So, um, Like only if they respond you can see that communication. So anyway, he called me. I picked it up and we started talking ended up getting it for 50, 000 and Like 1, 500 and closing costs. So we’re all in at 5, 500 and then we had it listed for 181. 89, which I didn’t anticipate it to close at that price Because I knew that was a bit above market, but that kind of ties back into what I was talking about with Um, anyway, we got a cash offer, uh, after we’ll be all in four months of days and inventory when we close.
So we got an offer last week or the week prior for 135 cash. Um, and going into this deal, I knew that there were some defects, like there’s power lines that run through it. And then there’s a, like 3000 foot easement. It’s a deeded easement. So it’s like. You know, legal access, but these are defects that I was aware of.
So there was a little bit of risk associated with it. Um, but you know, cash close ready to go. Um, very quick time period to close. So definitely happy with that. Um, I got a deal done with these funders that I’m using. I’m happy to return their money. Uh, they’re going to end up making around like 20 K on their.
151, 000, which annualized, that’s 120 percent return, which is obviously awesome. Um, so I’m excited to, you know, be able to provide that return to them.
Dan: Really cool.
Ron: No, I mean, that’s, that’s amazing. And like that quick, and you didn’t have any money out of your pocket. That’s a key to a lot of Matt’s business.
Have you funded any deals yourself, Matt?
Matt: No, no, I haven’t.
Ron: So Matt’s, Matt’s utilizing a hundred percent deal funding, which I’m sure. In the future, he’ll kind of pick and choose some deals to do based on him kind of turning some profit over. What’s your banking strategy, Matt? Because that’s obviously, it’s not like you’ve done one or two deals.
Like, you’re going on double digit land flips, um, and you haven’t bought your own properties. Like, what’s your strategy going forward with deal funding? And some deals you’re, you’re going to bring a million dollar deal. And like, you just need to find the money at some point. Um, but there’s also smaller ones, 50, 75, where you might be a little more picky with, uh, who you can work with.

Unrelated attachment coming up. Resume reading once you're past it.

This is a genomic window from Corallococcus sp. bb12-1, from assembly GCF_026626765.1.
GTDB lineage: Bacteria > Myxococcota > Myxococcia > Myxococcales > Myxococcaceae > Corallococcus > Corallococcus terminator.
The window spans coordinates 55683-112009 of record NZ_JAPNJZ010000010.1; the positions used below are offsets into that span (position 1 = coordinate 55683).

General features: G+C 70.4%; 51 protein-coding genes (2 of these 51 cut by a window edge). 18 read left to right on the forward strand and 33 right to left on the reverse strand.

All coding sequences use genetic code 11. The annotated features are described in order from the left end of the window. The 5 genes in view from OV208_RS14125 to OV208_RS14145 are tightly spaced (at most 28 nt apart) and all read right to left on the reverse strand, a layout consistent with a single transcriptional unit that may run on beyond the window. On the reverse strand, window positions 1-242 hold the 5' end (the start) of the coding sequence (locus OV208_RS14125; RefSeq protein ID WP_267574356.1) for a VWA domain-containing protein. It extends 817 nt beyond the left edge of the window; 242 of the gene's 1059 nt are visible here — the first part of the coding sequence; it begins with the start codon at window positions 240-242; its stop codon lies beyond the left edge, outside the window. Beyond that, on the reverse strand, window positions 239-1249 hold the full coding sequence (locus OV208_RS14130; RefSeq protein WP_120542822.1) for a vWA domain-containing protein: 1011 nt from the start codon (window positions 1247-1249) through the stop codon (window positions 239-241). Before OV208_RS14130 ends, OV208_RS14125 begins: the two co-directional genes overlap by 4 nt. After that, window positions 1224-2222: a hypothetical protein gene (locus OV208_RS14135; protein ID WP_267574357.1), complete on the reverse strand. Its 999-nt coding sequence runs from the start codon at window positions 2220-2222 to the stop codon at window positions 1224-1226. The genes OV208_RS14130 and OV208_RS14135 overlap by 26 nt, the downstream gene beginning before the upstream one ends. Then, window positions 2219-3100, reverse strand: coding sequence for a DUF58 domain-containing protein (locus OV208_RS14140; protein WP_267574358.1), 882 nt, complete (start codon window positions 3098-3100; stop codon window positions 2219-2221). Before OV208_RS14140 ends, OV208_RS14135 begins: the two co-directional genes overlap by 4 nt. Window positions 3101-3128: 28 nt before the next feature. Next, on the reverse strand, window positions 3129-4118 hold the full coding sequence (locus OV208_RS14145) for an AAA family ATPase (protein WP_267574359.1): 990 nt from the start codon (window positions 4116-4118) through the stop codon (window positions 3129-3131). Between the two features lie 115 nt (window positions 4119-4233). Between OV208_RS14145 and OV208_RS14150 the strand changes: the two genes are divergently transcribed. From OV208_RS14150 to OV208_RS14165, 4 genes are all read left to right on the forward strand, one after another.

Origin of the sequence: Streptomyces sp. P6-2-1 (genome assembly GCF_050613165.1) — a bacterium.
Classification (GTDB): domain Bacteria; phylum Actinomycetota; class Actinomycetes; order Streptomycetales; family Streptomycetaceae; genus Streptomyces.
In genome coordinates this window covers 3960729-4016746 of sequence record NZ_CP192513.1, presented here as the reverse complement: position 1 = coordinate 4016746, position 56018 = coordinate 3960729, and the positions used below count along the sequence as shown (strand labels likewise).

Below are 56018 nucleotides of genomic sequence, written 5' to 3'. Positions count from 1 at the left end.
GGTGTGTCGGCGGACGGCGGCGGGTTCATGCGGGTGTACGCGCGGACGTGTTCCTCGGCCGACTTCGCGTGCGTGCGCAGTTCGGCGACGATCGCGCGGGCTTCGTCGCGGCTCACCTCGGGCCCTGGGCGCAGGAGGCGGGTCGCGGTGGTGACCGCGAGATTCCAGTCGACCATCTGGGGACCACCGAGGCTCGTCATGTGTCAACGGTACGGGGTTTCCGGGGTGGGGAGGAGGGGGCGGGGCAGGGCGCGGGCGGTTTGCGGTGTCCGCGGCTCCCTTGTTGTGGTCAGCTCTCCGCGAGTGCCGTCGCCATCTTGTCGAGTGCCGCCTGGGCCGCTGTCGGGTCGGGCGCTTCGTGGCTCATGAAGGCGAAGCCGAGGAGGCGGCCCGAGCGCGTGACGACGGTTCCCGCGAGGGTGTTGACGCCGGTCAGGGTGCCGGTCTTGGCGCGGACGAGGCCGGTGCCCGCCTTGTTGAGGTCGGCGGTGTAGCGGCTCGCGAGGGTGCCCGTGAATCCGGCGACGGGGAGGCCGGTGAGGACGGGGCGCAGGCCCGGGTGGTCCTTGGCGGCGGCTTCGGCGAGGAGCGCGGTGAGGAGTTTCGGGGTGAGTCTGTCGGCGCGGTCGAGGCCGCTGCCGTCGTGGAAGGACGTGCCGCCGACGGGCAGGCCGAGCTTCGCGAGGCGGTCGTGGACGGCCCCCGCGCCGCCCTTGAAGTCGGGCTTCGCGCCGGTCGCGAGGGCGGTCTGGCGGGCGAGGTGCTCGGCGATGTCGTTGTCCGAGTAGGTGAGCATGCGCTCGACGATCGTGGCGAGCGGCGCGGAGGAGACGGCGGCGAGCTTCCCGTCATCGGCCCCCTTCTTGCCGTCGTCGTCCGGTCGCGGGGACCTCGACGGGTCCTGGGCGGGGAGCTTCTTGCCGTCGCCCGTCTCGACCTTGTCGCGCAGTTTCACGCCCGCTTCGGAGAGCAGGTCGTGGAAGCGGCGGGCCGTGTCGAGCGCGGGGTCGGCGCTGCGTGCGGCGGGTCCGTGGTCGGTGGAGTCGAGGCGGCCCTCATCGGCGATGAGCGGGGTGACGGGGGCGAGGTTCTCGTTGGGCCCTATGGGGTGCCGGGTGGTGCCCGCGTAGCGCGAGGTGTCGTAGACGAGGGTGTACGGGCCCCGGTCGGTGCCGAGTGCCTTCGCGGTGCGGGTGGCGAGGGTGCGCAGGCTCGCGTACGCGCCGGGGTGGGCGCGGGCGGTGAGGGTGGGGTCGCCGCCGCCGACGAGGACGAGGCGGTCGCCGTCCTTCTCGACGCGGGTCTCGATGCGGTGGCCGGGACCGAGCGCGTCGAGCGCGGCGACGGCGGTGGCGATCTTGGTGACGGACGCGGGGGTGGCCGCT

Matt: Yeah, um, I don’t know. I like when other people make money, right? Because like, if you can make other people money, then like in turn, you’re going to make a lot of money. So I don’t really have any problem with using deal funding. Um, which like I’ve been asked, Oh, do you want to like fund your own deals?
And maybe like if it’s a really good deal where I can, you know, it’s a 10 X equity multiple or five X equity multiple and it’s a no brainer, but like, otherwise I don’t really foresee myself. And this totally could change, but like the way I think right now is I’d rather just like get my volume up and like get a huge pipeline going and just use funders because money’s everywhere.
It’s just, you gotta have a deal. Um, and like you need to have experience, obviously you can’t, you need to like, kind of know what you’re doing, but if you have a decent deal and you kind of know what you’re doing, you can get the money for the deal. So, um, you know, I like providing, uh, Returns to investors also because you know, if you can show them that you’re good at returning money, then when I go and I want to buy a hundred unit apartment complex, I’m like, Hey, do you guys want to get in on this deal?
Cause like, you know, if you make a lot of money, then there’s going to be tax consequences. So that’s kind of like what I’m thinking. Um, working with funders for these kinds of deals. And then, you know, if we end up going and moving forward with some rental properties or apartment buildings, like having people who.
Invested on deals and you know that I am a good fiduciary of their money Um, being able to like put that into different kinds of deals.
Ron: And it’s hard to, uh, it’s hard to ever realize the money if you just keep putting it back into deals. Cause that’s not a, if you get that 60, 000 and you put it into a land deal, that’s not a write off.
That’s not an expense. Like you will realize a lot, like you’ll have a lot of realized gains for your business. Um, these first six, eight, 12 months because you are using so much deal funding. Like I said, if you just keep on putting money back into the business and back into deals, not messing. Like I want you to put it back in the market and get more deals because you are so good at that acquisitions part Um one thing matt mentioned and we’ve funded deals for matt.
We’ve never felt like our money is in a bad spot matt does what it takes to Get our money back in when you are taking other people’s money when you’re using other people’s money Respecting their money is an important important thing that a lot of people Don’t have a lot of people who are asked for money.
Don’t respect the amount of money they’re asking for. Um, talk about that a little bit, Matt, because you seem to really care about getting your investors returns.
Matt: Yeah, I mean, it’s very important. I think that your reputation is like paramount, right, in business. You need to protect it with your life, essentially, because like if you screw somebody over, like.
That’s, I don’t know, that’s an energy that you put out into the universe that like you’re the kind of person that would do something like that. So just be truthful about what you’re doing, be honest, you know, get deals done, make sure that people, I would rather lose money, you know, on a deal than my funders lose any money.
So however that ends up boiling down, um, you know, just make sure to return the capital at the very least, but you know, find good deals, um, try and reduce, you know, mitigate risk. Um, yeah, that’s kind of it, I think.